In the end, the state Legislature left Olympia on March 13 without passing a supplemental capital construction budget – just as it also failed to act on a transportation funding package or take major steps toward better public school funding.
Among those left in the lurch was TVW, the public-affairs network whose executive leader Greg Lane had sought a $2.8 million state investment to help the non-profit network replace its failing camera system at the Capitol. One of TVW’s slogans is gavel-to-gavel coverage of state government, courts and the Legislature, but that now looks in jeopardy.
Three cameras broke last year and five more this year, Lane says. Because the technology is two decades old, Lane is unable to replace cameras with similar equipment. That means a new-generation upgrade costing $5.2 million is needed – or triage will be used to keep cameras in the highest-interest venues.
“Next legislative session it’s very likely there will be some committee meetings [where] we will not have video coverage for the public,” Lane said Friday. “For us, that would be a very unfortunate situation. We believe the public has the right to see these committee hearings taking place.’’
TVW has raised $1 million privately in recent years for its eventual $2.4 million share of the upgrade. But the lack of state funding has slowed private fundraising, Lane said, and absent a fat gift from an angel donor, the network needs help from taxpayers.
There was an effort late in the session to find money for the camera replacement project. Because lawmakers were leery of using 20-year bonds to pay for equipment that might last only 10 or 15 years, both Democratic Rep. Hans Dunshee of Snohomish and Republican Rep. Richard DeBolt of Chehalis were crafting a seven-year loan proposal that would have been paid back out of budgets for government agencies.
Dunshee, who is House Capital Budget Committee chairman, and DeBolt, the ranking minority who worked with Dunshee on their bipartisan capital budget proposal, would have levied a 50-cents per employee charge against state agencies, the executive branch and courts based on their workforce in Thurston County.
The Senate appeared willing to help TVW, too. It amended its draft capital budget to include money for TVW.
But everything fell through. Dunshee and his Republican Senate counterpart, Sen. Jim Honeyford of Sunnyside, could not agree on whether to do a capital budget. Honeyford favored a scaled-back budget this year, and he objected to many projects in the House plan; in particular he wanted to halt what he saw as a too costly State Patrol headquarters project in the works near the Capitol.
“I think there was just a whole lot of personality going on. There were some definite philosophical issues between Sen. Honeyford and Rep. Dunshee,” DeBolt said. “I appreciated Hans letting me in and negotiating a budget that was bipartisan … We were able to put our [GOP] priorities on it; for some reason the that didn’t work for the Senate.’’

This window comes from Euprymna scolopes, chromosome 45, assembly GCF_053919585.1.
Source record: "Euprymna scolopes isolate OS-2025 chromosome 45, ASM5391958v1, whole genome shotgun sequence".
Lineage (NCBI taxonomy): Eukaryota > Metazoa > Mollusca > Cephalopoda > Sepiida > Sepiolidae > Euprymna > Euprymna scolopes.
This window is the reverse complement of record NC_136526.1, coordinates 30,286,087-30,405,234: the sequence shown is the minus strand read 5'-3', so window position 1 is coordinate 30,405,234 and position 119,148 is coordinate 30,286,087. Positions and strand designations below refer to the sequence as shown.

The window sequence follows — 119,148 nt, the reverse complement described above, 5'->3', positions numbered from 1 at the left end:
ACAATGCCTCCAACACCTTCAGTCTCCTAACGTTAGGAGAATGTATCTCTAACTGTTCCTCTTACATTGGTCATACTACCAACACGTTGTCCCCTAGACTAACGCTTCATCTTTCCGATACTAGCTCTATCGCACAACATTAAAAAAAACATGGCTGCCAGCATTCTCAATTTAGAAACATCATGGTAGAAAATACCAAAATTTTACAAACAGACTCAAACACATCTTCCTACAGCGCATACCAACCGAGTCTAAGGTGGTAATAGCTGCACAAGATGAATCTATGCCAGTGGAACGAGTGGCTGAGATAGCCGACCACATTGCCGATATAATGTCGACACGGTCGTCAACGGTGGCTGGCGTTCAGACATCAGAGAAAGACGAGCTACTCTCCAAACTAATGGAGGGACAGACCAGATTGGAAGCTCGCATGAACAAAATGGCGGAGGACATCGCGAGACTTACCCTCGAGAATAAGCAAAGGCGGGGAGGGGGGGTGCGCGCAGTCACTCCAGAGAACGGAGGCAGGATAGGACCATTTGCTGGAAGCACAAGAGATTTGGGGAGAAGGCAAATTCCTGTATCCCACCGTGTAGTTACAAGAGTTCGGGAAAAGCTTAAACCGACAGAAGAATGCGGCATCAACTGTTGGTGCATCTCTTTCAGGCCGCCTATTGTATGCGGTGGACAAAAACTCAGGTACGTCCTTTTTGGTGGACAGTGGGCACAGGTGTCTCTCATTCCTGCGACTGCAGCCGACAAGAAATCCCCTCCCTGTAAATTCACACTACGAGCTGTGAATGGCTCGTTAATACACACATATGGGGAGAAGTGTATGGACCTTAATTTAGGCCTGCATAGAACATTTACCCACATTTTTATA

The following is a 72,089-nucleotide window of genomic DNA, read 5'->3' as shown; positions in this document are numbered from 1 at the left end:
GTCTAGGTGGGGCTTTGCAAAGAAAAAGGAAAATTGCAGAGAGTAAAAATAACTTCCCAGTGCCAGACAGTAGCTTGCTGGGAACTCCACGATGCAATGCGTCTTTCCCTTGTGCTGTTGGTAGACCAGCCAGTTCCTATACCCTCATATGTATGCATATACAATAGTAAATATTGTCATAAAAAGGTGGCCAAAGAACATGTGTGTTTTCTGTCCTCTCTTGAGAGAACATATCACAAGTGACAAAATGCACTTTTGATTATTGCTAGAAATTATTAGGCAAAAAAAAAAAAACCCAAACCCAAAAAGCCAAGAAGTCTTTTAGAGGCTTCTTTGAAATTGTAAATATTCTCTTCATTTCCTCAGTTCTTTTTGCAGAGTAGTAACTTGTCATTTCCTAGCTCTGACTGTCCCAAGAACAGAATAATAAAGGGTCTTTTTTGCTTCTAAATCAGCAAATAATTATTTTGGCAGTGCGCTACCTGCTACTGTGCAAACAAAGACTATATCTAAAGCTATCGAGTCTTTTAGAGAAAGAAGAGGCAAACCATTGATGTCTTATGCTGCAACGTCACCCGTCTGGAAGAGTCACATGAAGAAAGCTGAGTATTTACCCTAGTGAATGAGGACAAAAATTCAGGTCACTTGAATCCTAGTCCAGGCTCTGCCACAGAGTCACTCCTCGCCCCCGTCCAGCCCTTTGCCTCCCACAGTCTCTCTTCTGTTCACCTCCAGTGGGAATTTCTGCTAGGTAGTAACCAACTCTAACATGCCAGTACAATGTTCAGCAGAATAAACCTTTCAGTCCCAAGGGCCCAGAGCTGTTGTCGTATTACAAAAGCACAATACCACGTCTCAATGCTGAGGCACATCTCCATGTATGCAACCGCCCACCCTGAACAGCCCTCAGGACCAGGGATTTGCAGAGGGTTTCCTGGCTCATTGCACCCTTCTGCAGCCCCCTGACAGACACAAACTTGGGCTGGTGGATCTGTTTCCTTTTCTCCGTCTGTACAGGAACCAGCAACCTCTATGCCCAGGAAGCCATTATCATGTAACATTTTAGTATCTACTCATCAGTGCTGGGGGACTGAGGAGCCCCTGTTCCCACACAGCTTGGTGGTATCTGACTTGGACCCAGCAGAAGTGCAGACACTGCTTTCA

So nothing got done. On any capital budget.
On Friday during a visit to The Olympian’s editorial board, one of TVW’s two co-founders, Denny Heck, sharply criticized lawmakers for not doing better by TVW. Heck and former state agency executive Stan Marshburn created the network in 1993. Speaking in response to a question from the board, Heck said the budget request was a “paltry” sum for what TVW does.
Heck, as a 10th district congressman from Olympia, himself serves in a body that has trouble getting things done, too. But he didn’t hold much back.
“Shame on the state Legislature. Shame on them,” Heck said “For all the good TVW has done for the people throughout the state and saved money and made people’s lives better because they didn’t have to drive down (to Olympia) … For all the unbelievable amounts of money that the presence of TVW has saved this state, for them to turn their back on a paltry … appropriation is frankly shameful. Obviously there is some pride of authorship here.”
Heck said he thinks TVW is one of three great innovations his generation produced in Washington through what he described as NGOs, or non-governmental organizations. He mentioned two others – the Washington Wildlife and Recreation Coalition that buys and preserves land; and the College Success Foundation that provides scholarship help to low-income students.
“These are great innovations that are keeping with our state’s progressive heritage,’’ he said.
Lane said former Gov. Chris Gregoire put money into her budget as she prepared to leave office in early 2013. But neither the Senate nor House followed through in a year that saw budget cuts and raids of capital funds to pay for government operations.
“This is a project we started talking with [the Office of Financial Management] about five years ago. This was not something people haven’t known was becoming a more challenging issue for us. The vast majority of equipment is original equipment that Denny [Heck] himself purchased back in 1995,” Lane said. “That’s why we can’t replace things as they break. I can’t buy similar technology to replace what is breaking … So we have to do everything at once.’’
Stay tuned – if cameras are working during capital budget hearings next January.